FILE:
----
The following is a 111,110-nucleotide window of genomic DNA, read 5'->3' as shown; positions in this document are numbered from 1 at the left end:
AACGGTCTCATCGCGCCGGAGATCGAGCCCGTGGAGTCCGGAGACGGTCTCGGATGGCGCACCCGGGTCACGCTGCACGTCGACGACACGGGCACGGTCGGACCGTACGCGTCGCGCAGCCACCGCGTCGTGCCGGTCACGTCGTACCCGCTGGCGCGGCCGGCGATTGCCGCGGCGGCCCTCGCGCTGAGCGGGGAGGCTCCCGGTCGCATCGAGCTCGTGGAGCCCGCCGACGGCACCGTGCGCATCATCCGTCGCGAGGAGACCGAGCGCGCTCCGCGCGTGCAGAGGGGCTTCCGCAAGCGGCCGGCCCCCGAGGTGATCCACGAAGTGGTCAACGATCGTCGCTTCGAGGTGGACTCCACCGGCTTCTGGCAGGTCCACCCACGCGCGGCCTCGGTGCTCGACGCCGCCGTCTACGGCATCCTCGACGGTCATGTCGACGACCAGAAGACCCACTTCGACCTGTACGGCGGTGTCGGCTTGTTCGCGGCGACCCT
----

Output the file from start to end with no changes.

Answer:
The following is a 111,110-nucleotide window of genomic DNA, read 5'->3' as shown; positions in this document are numbered from 1 at the left end:
AACGGTCTCATCGCGCCGGAGATCGAGCCCGTGGAGTCCGGAGACGGTCTCGGATGGCGCACCCGGGTCACGCTGCACGTCGACGACACGGGCACGGTCGGACCGTACGCGTCGCGCAGCCACCGCGTCGTGCCGGTCACGTCGTACCCGCTGGCGCGGCCGGCGATTGCCGCGGCGGCCCTCGCGCTGAGCGGGGAGGCTCCCGGTCGCATCGAGCTCGTGGAGCCCGCCGACGGCACCGTGCGCATCATCCGTCGCGAGGAGACCGAGCGCGCTCCGCGCGTGCAGAGGGGCTTCCGCAAGCGGCCGGCCCCCGAGGTGATCCACGAAGTGGTCAACGATCGTCGCTTCGAGGTGGACTCCACCGGCTTCTGGCAGGTCCACCCACGCGCGGCCTCGGTGCTCGACGCCGCCGTCTACGGCATCCTCGACGGTCATGTCGACGACCAGAAGACCCACTTCGACCTGTACGGCGGTGTCGGCTTGTTCGCGGCGACCCT